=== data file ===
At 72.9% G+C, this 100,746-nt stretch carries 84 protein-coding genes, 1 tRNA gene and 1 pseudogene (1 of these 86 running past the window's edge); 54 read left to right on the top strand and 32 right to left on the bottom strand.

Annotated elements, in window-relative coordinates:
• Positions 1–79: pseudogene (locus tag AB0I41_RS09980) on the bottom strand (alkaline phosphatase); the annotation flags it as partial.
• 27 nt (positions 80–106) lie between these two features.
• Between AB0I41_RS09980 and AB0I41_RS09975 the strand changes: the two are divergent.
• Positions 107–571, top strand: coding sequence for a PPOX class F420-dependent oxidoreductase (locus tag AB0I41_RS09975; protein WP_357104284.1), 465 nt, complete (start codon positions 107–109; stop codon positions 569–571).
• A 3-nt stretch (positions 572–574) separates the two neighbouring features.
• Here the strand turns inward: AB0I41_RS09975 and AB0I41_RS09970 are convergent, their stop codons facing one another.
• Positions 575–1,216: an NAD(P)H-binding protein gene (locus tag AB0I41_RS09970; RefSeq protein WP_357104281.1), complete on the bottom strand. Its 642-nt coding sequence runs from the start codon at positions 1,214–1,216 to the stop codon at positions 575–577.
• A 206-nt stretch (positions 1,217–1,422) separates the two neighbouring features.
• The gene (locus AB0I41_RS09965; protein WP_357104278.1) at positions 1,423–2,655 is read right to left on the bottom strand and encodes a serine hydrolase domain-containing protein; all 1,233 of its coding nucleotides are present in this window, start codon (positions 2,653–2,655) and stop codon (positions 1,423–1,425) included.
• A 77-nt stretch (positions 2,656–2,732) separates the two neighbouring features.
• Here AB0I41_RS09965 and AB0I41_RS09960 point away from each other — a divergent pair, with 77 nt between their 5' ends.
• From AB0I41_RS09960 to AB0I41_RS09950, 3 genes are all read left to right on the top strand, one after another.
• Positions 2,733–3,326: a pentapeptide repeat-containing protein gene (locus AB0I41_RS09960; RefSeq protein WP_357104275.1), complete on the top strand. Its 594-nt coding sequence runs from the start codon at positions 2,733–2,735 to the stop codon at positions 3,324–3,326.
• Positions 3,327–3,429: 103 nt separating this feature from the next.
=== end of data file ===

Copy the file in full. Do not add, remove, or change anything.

At 72.9% G+C, this 100,746-nt stretch carries 84 protein-coding genes, 1 tRNA gene and 1 pseudogene (1 of these 86 running past the window's edge); 54 read left to right on the top strand and 32 right to left on the bottom strand.

Annotated elements, in window-relative coordinates:
• Positions 1–79: pseudogene (locus tag AB0I41_RS09980) on the bottom strand (alkaline phosphatase); the annotation flags it as partial.
• 27 nt (positions 80–106) lie between these two features.
• Between AB0I41_RS09980 and AB0I41_RS09975 the strand changes: the two are divergent.
• Positions 107–571, top strand: coding sequence for a PPOX class F420-dependent oxidoreductase (locus tag AB0I41_RS09975; protein WP_357104284.1), 465 nt, complete (start codon positions 107–109; stop codon positions 569–571).
• A 3-nt stretch (positions 572–574) separates the two neighbouring features.
• Here the strand turns inward: AB0I41_RS09975 and AB0I41_RS09970 are convergent, their stop codons facing one another.
• Positions 575–1,216: an NAD(P)H-binding protein gene (locus tag AB0I41_RS09970; RefSeq protein WP_357104281.1), complete on the bottom strand. Its 642-nt coding sequence runs from the start codon at positions 1,214–1,216 to the stop codon at positions 575–577.
• A 206-nt stretch (positions 1,217–1,422) separates the two neighbouring features.
• The gene (locus AB0I41_RS09965; protein WP_357104278.1) at positions 1,423–2,655 is read right to left on the bottom strand and encodes a serine hydrolase domain-containing protein; all 1,233 of its coding nucleotides are present in this window, start codon (positions 2,653–2,655) and stop codon (positions 1,423–1,425) included.
• A 77-nt stretch (positions 2,656–2,732) separates the two neighbouring features.
• Here AB0I41_RS09965 and AB0I41_RS09960 point away from each other — a divergent pair, with 77 nt between their 5' ends.
• From AB0I41_RS09960 to AB0I41_RS09950, 3 genes are all read left to right on the top strand, one after another.
• Positions 2,733–3,326: a pentapeptide repeat-containing protein gene (locus AB0I41_RS09960; RefSeq protein WP_357104275.1), complete on the top strand. Its 594-nt coding sequence runs from the start codon at positions 2,733–2,735 to the stop codon at positions 3,324–3,326.
• Positions 3,327–3,429: 103 nt separating this feature from the next.